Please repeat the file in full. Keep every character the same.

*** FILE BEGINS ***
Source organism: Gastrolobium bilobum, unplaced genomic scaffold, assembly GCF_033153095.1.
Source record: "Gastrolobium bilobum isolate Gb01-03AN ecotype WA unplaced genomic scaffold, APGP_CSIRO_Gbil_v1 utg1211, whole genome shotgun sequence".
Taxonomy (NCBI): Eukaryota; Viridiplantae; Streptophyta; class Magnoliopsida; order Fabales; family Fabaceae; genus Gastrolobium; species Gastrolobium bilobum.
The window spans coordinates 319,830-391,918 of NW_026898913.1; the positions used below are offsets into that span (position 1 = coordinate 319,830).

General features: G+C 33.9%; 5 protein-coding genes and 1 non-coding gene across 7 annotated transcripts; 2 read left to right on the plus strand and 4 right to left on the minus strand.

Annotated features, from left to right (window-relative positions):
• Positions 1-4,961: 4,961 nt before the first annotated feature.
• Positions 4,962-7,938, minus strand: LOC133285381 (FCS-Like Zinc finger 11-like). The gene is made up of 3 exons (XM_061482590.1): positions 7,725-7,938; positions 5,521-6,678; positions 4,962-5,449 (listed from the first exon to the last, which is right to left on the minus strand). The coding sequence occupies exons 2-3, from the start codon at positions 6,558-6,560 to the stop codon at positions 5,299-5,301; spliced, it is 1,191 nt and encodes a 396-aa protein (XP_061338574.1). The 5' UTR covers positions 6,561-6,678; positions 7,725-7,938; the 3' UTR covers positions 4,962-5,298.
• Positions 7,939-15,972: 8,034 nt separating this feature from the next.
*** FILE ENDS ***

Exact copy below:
Source organism: Gastrolobium bilobum, unplaced genomic scaffold, assembly GCF_033153095.1.
Source record: "Gastrolobium bilobum isolate Gb01-03AN ecotype WA unplaced genomic scaffold, APGP_CSIRO_Gbil_v1 utg1211, whole genome shotgun sequence".
Taxonomy (NCBI): Eukaryota; Viridiplantae; Streptophyta; class Magnoliopsida; order Fabales; family Fabaceae; genus Gastrolobium; species Gastrolobium bilobum.
The window spans coordinates 319,830-391,918 of NW_026898913.1; the positions used below are offsets into that span (position 1 = coordinate 319,830).

General features: G+C 33.9%; 5 protein-coding genes and 1 non-coding gene across 7 annotated transcripts; 2 read left to right on the plus strand and 4 right to left on the minus strand.

Annotated features, from left to right (window-relative positions):
• Positions 1-4,961: 4,961 nt before the first annotated feature.
• Positions 4,962-7,938, minus strand: LOC133285381 (FCS-Like Zinc finger 11-like). The gene is made up of 3 exons (XM_061482590.1): positions 7,725-7,938; positions 5,521-6,678; positions 4,962-5,449 (listed from the first exon to the last, which is right to left on the minus strand). The coding sequence occupies exons 2-3, from the start codon at positions 6,558-6,560 to the stop codon at positions 5,299-5,301; spliced, it is 1,191 nt and encodes a 396-aa protein (XP_061338574.1). The 5' UTR covers positions 6,561-6,678; positions 7,725-7,938; the 3' UTR covers positions 4,962-5,298.
• Positions 7,939-15,972: 8,034 nt separating this feature from the next.